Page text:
Social Science blog

Exploring Social Science at the British Library

04 March 2011

Getting there

9 o’clock this morning saw your intrepid reporter, armed with the departmental camera, heading purposefully towards St Pancras station to take some pictures of the Olympic rings which have been set up just in front of the clock, and which were unveiled yesterday.

Several other enthusiasts were clicking away and it was quite a photo opportunity given the imposing architecture of the station and the immensity of the rings ( a 20 metre-wide aluminium structure according to the BBC). Anyway, no one could possibly miss them.

 The presence of the rings really brings home to us the importance of St Pancras as a gateway to the London 2012 Games. It is from here that the ‘Javelin’ trains going to and from the Olympic park will run, and apparently the trains will take just seven minutes to cover the St Pancras-Stratford International section of the line. A huge amount of time and money has gone into providing this ace transport service, which aims to make the travel experience of the spectators fast and hassle free. Plus, all the tickets for the Games will have Travelcard accessibility built into them. Very impressive.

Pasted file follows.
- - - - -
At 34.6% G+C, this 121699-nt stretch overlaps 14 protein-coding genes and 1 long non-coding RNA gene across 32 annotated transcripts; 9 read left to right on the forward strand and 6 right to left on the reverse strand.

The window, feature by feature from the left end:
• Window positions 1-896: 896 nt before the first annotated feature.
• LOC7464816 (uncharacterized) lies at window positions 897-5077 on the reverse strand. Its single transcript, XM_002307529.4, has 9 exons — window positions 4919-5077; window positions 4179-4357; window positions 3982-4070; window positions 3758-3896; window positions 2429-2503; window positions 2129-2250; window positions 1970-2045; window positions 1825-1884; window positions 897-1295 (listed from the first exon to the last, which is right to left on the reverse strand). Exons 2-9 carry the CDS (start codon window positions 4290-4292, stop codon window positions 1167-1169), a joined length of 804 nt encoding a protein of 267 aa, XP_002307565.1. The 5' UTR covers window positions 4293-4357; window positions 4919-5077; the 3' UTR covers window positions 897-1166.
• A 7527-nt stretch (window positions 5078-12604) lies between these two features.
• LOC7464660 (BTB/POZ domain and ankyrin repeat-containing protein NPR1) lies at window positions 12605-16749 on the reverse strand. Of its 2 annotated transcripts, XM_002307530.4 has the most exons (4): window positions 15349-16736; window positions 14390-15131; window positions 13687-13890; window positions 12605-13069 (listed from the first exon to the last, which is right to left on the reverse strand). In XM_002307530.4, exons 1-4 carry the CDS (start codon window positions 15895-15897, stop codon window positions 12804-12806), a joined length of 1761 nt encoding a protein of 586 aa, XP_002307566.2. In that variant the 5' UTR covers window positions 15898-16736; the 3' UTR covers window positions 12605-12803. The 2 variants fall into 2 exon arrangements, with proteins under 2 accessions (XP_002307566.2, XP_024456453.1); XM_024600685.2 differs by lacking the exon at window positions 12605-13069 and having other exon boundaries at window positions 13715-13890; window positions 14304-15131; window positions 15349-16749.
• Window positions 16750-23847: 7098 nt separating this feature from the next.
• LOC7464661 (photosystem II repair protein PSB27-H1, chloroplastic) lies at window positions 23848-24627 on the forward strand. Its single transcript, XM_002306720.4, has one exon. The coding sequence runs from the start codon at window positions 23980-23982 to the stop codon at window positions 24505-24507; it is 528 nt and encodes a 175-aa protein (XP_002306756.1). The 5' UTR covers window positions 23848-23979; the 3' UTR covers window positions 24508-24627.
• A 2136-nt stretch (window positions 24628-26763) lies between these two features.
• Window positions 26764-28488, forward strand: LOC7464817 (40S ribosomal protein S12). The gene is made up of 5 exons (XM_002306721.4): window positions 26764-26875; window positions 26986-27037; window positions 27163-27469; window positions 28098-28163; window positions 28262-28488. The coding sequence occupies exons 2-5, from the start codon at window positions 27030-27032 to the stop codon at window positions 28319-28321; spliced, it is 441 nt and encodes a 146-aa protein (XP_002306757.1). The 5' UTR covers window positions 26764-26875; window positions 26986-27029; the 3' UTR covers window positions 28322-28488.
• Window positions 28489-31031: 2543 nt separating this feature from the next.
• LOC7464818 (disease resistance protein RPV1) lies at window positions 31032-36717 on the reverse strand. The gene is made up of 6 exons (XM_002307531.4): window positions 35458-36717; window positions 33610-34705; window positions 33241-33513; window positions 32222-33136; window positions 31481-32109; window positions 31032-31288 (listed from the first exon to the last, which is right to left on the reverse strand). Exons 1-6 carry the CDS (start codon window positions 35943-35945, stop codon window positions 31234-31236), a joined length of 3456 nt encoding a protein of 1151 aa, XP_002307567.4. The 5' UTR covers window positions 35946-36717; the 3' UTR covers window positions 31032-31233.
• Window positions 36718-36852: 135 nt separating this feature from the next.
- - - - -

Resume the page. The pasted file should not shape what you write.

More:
Impressive too are the ODA’s plans to create walking and cycling paths which will enable people to make their way to the Olympic park under their own steam. Walking and cycling groups have been closely involved with this initiative through the London 2012 Active Travel Advisory Group and their efforts will help to create a marvellous legacy for years to come. As an enthusiastic supporter of public – as opposed to private – transport, I find these aspects of the London Olympics enormously encouraging. They don’t get a huge amount of publicity, in comparison to other issues, but they are thoroughly laudable. Let’s celebrate them! 


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